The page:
On 7 March 2016 I received an email from the Department for Education (DfE). It told me the DfE intended to release in the future the details of rebrokerage fees, the money paid to each multi-academy trust (MAT) when it agrees to take over another academy:
‘The Department can now confirm that there is an intention to publish the data requested at a future date. We will confirm publication details to you, given your registered interest in this area, once plans have been finalised.’
That was twelve months ago and the costs of transferring academies still aren’t in the public domain.
Lord Nash, Parliamentary Under Secretary of State for the School System, wrote a letter, dated 26 January 2017, to my MP apologising for the delay. He explained the DfE still had ‘an intention to publish this information’ and officials were ‘currently working on collating the data’.
The DfE has had twelve months to collate the figures and still hasn’t managed it. This is surprising. Surely the Department knows how much it has paid each MAT for rebrokerage?
My own research showed the average transfer cost was £75k but this was based on what each MAT said they received. The data may not be accurate. It’s unclear whether these individual costs included grants for legalities or start-up or whether such grants are kept separate from rebrokerage. Neither is it clear whether any cancellation, in whole or in part, of deficits accrued by the transferred academy are included in transfer fees on a repayment basis or quietly written-off.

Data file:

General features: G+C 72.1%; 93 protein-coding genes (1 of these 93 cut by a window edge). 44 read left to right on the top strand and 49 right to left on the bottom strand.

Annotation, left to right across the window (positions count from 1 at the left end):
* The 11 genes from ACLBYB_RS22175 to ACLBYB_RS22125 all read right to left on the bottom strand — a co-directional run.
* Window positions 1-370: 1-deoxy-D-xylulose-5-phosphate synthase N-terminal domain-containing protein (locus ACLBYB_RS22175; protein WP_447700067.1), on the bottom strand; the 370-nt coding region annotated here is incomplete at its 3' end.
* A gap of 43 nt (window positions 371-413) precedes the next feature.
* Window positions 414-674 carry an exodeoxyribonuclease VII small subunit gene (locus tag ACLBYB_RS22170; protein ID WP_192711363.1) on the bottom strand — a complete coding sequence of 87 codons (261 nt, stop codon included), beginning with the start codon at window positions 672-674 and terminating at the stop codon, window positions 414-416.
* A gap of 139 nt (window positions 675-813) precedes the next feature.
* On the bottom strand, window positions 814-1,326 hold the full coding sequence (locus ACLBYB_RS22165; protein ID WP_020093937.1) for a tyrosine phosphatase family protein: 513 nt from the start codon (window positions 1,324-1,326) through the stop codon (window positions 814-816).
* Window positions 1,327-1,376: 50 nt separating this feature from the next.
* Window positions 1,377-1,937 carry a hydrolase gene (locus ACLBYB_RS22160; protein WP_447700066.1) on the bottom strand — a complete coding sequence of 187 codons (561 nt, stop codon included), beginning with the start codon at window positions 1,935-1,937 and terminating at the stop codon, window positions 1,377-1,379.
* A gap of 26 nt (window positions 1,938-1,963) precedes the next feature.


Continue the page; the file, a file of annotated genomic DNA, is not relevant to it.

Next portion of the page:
As more academies are transferred from one trust to another, the DfE has an obligation to publish the costs involved. It should form part of, say, quarterly publication of data.
It is well over a year since a Court ruling said the DfE should release the costs of transferring 23 academies which had changed hands during a set period. There was a public interest in rebrokerage costs being published, the Court said. The DfE complied and released the figures but has since refused to release data about rebrokerage fees before and after the set period on the grounds of cost and having a ‘settled intention’ to publish.
But an intention to publish sometime in the future shouldn’t be used to delay publication indefinitely. It’d difficult not to think the DfE is dragging its feet.